In 2014 prompted by the ending of a dating situation and a relaxer that burnt my scalp so badly, I decided to go natural. This means that I stopped relaxing my hair to make it straight and would now be wearing my hair’s natural texture. The first few months weren’t so hard because the two textures could still be blended together. But by around month four, this was no longer an option and it became a struggle to do my hair. I noticed around this time, that I stopped looking at myself in the mirror. The woman who was looking back at me, I didn’t recognize. Because I was transitioning my hair I lost some of my self-confidence. It was then that I realized how much of my self-worth was tied into my hair.
I got my first relaxer at 12, and relaxed my hair for the next 12 years. I’ve always had “good hair”, and received many compliments on my hair. I equated my beauty in part to my hair. When I no longer had this crutch, it forced me to define my identity, my worth, and my beauty in a new way. If no one was complimenting me, was I still beautiful? If no one stared at me or noticed me when I walked down the street was I still desirable? Transitioning my hair changed not only my outward appearance, but it forced me to change my mindset as well.
Today, so many of us tie our self-worth to our careers, to our physical appearance, to our bank accounts, to our degrees, to our homes. These are important, but they do not define you. If someone stripped away these things from you, who would you be? Without my hair, without fitting into society’s definition of beauty, who was I? The answer is anything I wanted to be. We’re all constantly evolving. The woman I was a year ago, is not the woman I am today. The woman who transitioned her hair in 2014, is not the woman who is sitting here writing this blog.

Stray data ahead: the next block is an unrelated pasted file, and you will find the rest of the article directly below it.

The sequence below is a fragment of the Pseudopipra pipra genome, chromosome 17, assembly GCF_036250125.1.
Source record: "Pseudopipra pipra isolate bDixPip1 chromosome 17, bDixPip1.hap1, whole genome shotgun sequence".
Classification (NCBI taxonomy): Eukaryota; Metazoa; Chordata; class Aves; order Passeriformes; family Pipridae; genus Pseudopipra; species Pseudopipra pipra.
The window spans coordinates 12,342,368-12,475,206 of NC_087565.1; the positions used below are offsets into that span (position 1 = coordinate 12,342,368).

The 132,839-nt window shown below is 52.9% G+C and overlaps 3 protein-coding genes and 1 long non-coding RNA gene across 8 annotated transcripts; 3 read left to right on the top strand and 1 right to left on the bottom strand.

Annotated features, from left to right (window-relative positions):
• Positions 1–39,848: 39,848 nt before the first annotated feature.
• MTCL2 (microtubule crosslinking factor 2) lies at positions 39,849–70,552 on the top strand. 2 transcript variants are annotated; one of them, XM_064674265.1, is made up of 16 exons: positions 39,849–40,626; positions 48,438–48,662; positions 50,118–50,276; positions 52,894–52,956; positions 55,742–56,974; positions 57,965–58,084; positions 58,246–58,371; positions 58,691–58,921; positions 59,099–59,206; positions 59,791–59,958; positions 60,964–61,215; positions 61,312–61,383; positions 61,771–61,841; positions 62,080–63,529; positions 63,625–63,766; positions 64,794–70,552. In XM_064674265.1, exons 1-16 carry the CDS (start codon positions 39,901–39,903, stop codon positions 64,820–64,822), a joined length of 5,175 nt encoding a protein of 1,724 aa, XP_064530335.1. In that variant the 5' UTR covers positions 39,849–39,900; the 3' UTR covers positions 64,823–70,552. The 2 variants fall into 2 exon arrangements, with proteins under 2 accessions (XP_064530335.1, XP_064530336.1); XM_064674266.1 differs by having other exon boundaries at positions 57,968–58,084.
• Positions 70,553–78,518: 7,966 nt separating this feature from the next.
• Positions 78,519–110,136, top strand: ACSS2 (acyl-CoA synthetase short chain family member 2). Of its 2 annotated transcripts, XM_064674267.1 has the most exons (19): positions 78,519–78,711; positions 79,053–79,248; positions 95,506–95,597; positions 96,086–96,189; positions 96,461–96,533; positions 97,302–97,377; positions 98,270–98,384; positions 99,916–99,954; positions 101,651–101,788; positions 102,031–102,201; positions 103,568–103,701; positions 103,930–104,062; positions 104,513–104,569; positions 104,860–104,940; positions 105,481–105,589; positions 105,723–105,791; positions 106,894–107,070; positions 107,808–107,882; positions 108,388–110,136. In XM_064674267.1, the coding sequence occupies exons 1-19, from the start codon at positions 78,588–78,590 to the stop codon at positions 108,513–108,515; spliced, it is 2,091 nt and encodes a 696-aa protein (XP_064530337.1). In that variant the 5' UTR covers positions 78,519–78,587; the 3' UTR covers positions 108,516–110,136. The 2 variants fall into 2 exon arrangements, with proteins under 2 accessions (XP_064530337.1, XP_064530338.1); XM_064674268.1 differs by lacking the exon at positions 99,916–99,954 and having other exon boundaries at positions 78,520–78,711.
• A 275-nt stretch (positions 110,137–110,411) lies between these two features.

Transitioning my hair, helped me to discover a strength within myself that I never knew. I found a whole new side to myself. It was difficult. It was rough. Literally my hair was rough after years of being chemically treated. I love that my hair is symbolic of the growth that I’ve endured during my 20s. I have a greater appreciation for my hair now since I had to fight with it ,and discover ways to get it to work for me. I also have a greater appreciation for myself. Discovering new interests and new sides to my personality is a life long journey. And it’s one that I look forward to taking.
I have now been fully natural for about 4 years. There are days I love my hair. There are days when I hate it because it behaves like an unloved, unruly child. But I can finally look in the mirror again and the woman looking back at me is someone I know. My hair doesn’t define me. I define me.